Fall 2016 - HIST 236 D100
Japan from 1603 to 1867: Peasants, Merchants, Warriors (3)
Class Number: 4753
Delivery Method: In Person
Course Times + Location:
Tu 10:30 AM – 12:20 PM
AQ 4140, Burnaby
Exam Times + Location:
Dec 20, 2016
8:30 AM – 11:30 AM
SSCK 9500, Burnaby
1 778 782-5814
Examines aspects of the political, economic, social, cultural life during the Tokugawa/Edo period or what has been termed early modern Japan. Breadth-Humanities.
This course examines political, economic, social, cultural, and environmental developments during the Tokugawa/Edo period or what has been termed early modern Japan.
Often equated with “traditional” Japan, the period has been represented in a variety of ways: a time when the country was isolated from foreign influences; an era when the arts considered most representative of its culture came into existence; the age of the samurai/warrior and feudal oppression.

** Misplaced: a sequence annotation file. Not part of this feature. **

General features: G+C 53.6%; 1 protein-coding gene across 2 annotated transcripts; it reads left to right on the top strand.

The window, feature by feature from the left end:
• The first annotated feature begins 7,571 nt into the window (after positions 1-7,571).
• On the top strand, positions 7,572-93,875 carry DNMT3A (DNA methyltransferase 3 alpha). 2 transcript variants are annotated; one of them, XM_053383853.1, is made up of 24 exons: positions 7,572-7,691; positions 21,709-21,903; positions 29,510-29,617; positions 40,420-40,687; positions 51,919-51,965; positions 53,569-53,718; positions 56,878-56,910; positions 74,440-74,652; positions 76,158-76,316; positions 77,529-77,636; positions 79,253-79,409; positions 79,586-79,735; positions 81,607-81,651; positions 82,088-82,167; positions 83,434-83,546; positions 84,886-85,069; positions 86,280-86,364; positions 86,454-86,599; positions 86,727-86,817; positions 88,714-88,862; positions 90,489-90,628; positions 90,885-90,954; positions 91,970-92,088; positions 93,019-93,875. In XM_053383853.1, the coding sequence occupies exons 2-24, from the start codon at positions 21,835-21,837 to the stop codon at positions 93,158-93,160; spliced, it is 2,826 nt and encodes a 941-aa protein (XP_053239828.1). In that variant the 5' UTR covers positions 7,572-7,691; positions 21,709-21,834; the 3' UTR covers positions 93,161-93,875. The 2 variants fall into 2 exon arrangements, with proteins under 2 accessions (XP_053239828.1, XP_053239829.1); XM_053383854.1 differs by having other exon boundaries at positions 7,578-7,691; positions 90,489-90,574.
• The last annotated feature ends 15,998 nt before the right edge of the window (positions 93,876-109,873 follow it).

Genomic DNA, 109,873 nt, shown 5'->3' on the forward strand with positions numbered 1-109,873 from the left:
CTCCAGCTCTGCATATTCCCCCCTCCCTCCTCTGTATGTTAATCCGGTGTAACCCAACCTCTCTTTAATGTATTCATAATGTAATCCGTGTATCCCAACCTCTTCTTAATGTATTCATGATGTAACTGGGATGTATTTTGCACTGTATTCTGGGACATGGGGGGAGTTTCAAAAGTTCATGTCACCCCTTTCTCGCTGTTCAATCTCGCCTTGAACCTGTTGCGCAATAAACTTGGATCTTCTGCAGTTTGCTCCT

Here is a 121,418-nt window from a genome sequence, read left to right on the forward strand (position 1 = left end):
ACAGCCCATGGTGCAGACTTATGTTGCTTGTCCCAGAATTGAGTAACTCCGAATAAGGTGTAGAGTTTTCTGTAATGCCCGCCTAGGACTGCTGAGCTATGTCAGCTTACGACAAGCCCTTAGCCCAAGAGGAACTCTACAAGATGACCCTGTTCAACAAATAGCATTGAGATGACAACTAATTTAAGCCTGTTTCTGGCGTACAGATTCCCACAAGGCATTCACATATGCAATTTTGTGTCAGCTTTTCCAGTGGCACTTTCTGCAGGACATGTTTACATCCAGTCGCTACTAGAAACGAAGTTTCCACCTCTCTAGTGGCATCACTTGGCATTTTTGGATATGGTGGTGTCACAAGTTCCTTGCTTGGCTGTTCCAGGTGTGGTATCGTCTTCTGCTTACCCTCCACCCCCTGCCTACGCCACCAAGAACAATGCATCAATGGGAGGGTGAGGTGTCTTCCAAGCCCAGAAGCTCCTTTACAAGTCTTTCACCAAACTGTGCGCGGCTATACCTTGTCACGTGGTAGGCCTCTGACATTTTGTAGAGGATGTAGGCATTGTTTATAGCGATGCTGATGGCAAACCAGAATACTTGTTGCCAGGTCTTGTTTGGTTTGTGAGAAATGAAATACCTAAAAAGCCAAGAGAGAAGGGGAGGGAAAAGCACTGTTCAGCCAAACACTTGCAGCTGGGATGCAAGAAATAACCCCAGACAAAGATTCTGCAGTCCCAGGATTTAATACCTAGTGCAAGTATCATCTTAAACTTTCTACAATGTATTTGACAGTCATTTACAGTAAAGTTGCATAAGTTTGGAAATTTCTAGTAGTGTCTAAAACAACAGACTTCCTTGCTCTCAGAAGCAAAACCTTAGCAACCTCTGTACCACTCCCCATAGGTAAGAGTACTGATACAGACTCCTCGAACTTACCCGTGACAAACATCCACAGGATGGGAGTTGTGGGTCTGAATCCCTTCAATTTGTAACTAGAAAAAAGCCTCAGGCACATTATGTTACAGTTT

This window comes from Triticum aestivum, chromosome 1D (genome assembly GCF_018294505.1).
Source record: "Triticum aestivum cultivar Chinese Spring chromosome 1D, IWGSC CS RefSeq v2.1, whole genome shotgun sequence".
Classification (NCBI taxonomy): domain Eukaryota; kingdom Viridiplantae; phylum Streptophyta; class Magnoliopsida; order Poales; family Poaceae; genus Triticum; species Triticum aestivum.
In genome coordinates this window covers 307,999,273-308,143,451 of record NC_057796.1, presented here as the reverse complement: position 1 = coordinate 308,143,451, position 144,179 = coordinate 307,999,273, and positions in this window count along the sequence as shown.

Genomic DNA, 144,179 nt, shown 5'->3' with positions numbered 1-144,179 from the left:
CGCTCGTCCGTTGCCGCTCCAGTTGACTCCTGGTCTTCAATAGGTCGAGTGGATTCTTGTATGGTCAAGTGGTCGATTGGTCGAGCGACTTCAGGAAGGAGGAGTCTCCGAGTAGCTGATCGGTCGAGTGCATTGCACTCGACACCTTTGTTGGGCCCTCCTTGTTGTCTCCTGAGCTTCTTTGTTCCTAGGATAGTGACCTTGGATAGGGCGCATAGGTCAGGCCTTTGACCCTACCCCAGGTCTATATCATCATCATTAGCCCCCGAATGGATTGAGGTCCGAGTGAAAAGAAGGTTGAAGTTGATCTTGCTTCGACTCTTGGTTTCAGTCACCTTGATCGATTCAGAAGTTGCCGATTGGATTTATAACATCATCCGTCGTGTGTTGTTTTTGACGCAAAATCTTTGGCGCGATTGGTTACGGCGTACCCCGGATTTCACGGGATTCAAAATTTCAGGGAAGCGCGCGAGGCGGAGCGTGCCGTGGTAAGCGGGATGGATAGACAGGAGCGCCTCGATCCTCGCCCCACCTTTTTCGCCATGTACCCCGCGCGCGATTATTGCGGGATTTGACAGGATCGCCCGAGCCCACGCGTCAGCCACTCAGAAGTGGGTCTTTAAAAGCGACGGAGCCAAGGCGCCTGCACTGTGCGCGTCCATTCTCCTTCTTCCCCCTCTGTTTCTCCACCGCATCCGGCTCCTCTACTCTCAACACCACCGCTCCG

These popular images of the period will be assessed in addressing topics, such as the changing nature of peasant rebellions, the political dimension of non-elite culture, and the myth versus the reality of samurai life.
Recommended: While it is not a prerequisite for this course, it is recommended that students take the course on Japan prior to this one.
- Tutorial participation: Presentation 5%, Participation 20% 25%
- Essay Project 35%
- Take Home Test 10%
- Final Examination 30%
Conrad Totman, Early Modern Japan. Berkeley: University of California Press, 1993
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